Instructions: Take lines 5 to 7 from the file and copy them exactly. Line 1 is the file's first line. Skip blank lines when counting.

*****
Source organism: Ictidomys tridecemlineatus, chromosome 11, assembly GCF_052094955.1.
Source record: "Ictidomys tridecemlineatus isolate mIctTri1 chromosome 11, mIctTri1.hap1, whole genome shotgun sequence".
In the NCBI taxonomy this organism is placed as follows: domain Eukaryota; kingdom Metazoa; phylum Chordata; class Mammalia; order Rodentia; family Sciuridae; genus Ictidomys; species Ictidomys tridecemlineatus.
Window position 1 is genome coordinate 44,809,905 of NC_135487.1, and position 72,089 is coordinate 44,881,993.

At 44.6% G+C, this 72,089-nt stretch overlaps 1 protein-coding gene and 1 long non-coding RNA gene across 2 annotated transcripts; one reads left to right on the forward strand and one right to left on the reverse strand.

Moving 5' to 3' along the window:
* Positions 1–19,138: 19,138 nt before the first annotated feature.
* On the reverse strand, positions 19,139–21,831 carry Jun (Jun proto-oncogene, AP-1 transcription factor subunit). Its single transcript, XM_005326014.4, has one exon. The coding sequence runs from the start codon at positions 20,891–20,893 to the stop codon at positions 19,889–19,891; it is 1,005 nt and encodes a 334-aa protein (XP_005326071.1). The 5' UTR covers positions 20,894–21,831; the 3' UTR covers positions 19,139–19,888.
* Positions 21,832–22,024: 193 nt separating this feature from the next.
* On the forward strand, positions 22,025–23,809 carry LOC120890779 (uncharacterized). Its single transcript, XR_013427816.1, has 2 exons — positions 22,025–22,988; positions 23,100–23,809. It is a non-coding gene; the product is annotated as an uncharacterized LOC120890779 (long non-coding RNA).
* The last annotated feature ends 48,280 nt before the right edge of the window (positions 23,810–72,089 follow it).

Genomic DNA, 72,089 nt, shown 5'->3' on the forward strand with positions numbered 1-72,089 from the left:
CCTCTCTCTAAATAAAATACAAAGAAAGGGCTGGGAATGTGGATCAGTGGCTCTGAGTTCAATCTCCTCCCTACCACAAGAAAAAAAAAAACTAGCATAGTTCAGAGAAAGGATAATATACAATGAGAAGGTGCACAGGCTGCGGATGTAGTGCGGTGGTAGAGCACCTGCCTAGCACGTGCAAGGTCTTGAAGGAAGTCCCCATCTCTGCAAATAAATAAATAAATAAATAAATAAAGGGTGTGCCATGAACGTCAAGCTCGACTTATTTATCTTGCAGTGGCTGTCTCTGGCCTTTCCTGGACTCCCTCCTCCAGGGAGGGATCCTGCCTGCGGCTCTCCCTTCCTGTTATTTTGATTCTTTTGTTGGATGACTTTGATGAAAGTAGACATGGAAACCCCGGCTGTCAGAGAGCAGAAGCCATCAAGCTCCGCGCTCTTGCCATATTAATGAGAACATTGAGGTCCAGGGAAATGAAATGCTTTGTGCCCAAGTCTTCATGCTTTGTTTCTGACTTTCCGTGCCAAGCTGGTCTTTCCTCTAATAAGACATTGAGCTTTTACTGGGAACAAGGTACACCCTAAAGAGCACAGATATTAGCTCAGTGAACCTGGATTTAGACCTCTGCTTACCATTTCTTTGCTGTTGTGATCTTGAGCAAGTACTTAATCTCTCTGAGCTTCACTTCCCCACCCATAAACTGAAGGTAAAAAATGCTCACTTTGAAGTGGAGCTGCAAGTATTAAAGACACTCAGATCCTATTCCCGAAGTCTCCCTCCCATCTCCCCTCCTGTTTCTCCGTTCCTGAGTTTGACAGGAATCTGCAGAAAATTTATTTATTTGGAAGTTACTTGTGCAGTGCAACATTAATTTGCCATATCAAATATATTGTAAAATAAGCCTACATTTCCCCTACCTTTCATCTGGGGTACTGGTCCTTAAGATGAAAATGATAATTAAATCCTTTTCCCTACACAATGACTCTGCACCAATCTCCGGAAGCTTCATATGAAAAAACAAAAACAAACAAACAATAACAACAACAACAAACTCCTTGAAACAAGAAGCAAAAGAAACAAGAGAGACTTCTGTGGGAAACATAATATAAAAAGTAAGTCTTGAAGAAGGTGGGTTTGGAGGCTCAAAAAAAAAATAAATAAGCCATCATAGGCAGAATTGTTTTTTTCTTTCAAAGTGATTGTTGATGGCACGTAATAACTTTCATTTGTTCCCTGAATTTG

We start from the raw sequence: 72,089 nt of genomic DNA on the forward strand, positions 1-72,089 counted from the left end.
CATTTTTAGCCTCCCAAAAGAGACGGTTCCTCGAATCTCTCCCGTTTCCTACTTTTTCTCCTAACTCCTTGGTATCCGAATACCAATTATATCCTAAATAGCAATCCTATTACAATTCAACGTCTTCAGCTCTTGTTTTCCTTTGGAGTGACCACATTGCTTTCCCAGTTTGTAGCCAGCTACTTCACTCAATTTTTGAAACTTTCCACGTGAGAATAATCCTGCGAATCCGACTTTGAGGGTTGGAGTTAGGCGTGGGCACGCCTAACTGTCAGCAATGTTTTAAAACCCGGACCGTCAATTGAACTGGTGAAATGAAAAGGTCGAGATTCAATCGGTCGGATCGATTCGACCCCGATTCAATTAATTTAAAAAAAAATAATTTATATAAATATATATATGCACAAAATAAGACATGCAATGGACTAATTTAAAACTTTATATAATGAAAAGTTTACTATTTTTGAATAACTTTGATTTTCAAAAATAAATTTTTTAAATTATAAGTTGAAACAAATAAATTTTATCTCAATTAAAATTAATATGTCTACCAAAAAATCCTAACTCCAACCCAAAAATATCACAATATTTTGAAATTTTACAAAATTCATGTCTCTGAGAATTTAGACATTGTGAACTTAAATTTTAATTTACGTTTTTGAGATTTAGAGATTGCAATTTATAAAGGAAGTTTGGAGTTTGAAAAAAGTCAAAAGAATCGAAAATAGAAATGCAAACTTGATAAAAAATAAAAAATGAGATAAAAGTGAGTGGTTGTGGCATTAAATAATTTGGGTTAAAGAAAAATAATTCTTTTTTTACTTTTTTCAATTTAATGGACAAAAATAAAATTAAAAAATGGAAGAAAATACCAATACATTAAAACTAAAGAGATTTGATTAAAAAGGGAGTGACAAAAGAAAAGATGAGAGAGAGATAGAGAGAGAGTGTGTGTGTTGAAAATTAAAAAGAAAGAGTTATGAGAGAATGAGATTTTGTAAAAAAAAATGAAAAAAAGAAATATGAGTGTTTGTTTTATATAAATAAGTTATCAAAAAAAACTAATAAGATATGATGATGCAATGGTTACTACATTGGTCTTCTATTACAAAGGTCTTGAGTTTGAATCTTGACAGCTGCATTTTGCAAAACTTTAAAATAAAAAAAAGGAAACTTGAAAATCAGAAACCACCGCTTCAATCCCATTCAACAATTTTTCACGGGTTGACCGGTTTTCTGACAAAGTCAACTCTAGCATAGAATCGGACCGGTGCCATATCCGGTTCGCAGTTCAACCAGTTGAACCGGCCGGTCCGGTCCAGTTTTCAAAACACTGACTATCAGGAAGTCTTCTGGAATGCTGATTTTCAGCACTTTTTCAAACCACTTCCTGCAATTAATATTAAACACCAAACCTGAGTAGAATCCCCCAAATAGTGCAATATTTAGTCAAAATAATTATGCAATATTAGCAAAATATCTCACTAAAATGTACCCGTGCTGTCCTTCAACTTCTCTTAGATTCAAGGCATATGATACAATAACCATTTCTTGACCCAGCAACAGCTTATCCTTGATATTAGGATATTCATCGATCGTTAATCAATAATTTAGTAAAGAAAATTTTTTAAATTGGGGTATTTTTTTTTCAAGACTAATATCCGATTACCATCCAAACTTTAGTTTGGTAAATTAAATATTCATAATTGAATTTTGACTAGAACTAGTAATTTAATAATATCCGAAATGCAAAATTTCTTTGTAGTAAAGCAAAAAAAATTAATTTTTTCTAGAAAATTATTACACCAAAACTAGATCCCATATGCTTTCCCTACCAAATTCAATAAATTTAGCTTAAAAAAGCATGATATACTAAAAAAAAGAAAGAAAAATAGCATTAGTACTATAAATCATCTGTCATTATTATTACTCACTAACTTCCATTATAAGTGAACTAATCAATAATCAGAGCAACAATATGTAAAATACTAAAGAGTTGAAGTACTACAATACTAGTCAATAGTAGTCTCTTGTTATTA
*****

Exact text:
At 44.6% G+C, this 72,089-nt stretch overlaps 1 protein-coding gene and 1 long non-coding RNA gene across 2 annotated transcripts; one reads left to right on the forward strand and one right to left on the reverse strand.

Moving 5' to 3' along the window:
* Positions 1–19,138: 19,138 nt before the first annotated feature.